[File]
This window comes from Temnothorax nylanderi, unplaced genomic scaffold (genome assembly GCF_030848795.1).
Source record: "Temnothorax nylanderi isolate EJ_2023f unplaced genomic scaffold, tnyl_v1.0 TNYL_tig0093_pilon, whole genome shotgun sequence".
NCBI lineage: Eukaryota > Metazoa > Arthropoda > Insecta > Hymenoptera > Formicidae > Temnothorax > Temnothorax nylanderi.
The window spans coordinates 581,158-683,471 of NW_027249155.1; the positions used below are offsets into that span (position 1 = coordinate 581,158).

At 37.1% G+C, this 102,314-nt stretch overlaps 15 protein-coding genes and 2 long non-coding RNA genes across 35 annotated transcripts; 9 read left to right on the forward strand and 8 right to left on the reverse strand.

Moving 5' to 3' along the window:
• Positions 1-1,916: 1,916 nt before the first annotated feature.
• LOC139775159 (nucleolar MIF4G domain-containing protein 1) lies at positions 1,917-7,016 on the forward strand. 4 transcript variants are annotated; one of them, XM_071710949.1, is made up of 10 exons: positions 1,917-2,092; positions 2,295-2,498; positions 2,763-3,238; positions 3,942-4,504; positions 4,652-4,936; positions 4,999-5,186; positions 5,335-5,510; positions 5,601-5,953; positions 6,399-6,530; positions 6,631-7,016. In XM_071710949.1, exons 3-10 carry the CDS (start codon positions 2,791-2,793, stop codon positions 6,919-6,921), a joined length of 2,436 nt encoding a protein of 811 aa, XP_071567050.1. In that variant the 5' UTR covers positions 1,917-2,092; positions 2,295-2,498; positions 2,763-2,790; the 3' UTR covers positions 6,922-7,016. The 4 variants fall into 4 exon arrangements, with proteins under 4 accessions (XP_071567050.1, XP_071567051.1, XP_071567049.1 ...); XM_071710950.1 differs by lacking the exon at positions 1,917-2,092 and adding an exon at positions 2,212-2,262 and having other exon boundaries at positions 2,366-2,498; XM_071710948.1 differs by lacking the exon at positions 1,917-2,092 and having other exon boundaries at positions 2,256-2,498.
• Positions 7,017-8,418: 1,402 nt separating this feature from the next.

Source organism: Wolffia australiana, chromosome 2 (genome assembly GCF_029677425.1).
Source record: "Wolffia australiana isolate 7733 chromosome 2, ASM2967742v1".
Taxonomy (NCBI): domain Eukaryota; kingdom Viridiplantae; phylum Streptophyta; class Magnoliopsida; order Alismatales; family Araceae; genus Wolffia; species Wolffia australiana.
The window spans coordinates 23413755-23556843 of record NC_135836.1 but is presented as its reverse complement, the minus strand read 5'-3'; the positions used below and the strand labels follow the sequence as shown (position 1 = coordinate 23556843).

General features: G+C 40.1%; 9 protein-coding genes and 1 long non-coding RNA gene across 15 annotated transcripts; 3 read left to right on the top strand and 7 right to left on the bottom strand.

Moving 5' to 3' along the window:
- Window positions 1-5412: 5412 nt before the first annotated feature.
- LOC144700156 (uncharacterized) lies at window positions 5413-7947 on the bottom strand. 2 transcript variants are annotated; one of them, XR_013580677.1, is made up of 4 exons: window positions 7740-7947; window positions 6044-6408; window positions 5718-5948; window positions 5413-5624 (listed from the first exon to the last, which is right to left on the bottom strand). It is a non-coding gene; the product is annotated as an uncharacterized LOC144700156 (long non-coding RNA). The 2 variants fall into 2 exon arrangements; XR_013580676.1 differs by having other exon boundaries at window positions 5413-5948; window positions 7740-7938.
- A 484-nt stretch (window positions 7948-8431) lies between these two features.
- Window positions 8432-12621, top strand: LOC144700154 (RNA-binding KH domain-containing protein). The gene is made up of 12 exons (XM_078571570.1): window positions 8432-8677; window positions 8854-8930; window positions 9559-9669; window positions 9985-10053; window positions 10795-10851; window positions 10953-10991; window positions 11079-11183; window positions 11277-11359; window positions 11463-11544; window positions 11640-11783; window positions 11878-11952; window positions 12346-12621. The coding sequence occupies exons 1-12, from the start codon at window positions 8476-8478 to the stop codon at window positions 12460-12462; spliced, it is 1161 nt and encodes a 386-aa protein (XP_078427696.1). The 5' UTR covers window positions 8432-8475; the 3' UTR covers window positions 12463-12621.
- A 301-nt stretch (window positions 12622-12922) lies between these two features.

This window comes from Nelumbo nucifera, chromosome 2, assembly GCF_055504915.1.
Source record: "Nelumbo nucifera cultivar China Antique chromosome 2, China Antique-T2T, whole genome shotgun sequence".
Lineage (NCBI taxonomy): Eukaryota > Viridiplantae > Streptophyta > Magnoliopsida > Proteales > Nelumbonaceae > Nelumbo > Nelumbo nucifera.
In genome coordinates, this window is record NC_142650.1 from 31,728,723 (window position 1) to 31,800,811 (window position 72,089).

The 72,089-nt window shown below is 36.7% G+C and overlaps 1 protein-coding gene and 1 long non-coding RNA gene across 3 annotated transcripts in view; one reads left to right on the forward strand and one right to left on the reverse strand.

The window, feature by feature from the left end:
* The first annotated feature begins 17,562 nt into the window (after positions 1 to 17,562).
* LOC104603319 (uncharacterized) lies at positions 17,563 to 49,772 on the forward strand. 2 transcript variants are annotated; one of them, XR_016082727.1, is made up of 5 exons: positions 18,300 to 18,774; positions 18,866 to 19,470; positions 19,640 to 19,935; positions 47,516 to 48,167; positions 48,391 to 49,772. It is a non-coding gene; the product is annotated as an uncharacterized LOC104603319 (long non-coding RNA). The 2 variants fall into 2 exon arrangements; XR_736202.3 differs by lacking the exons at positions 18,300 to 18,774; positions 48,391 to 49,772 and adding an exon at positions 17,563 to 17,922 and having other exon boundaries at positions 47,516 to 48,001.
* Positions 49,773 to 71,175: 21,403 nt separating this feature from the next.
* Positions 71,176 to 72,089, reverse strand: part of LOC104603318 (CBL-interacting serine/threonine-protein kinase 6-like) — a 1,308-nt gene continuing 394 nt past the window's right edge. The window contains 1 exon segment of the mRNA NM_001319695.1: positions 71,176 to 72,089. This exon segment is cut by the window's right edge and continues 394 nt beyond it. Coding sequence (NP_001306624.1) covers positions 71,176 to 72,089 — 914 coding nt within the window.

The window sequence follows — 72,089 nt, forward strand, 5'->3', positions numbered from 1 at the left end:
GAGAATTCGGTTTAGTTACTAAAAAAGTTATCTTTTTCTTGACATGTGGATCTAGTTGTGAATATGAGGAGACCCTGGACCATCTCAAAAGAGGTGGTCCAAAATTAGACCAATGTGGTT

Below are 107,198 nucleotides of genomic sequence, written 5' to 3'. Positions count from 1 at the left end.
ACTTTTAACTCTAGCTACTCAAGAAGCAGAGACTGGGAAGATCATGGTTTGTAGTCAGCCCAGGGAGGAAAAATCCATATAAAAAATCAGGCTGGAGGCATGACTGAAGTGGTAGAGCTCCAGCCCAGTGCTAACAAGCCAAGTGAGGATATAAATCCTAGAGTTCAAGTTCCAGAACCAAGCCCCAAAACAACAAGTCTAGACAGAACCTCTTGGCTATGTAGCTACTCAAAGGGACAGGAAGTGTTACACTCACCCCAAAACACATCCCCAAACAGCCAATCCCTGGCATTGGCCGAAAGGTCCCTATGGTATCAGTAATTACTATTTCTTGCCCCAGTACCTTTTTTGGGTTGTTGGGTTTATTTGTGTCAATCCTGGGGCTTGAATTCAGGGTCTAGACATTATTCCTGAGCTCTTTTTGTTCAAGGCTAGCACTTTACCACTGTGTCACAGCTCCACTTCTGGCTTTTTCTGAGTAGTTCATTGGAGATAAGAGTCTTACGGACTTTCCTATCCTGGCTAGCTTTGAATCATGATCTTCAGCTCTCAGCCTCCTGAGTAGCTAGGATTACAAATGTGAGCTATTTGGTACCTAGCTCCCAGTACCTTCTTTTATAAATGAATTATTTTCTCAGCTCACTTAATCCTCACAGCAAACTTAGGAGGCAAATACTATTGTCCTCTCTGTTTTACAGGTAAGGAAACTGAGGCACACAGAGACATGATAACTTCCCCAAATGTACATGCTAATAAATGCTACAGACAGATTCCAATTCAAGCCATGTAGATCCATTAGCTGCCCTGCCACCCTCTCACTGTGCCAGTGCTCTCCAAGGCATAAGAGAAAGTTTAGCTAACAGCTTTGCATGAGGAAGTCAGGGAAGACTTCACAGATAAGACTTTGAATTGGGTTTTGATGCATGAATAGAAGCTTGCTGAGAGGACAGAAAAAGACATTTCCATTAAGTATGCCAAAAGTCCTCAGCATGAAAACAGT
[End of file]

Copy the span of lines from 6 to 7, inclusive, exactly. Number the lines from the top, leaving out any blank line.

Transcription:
Moving 5' to 3' along the window:
• Positions 1-1,916: 1,916 nt before the first annotated feature.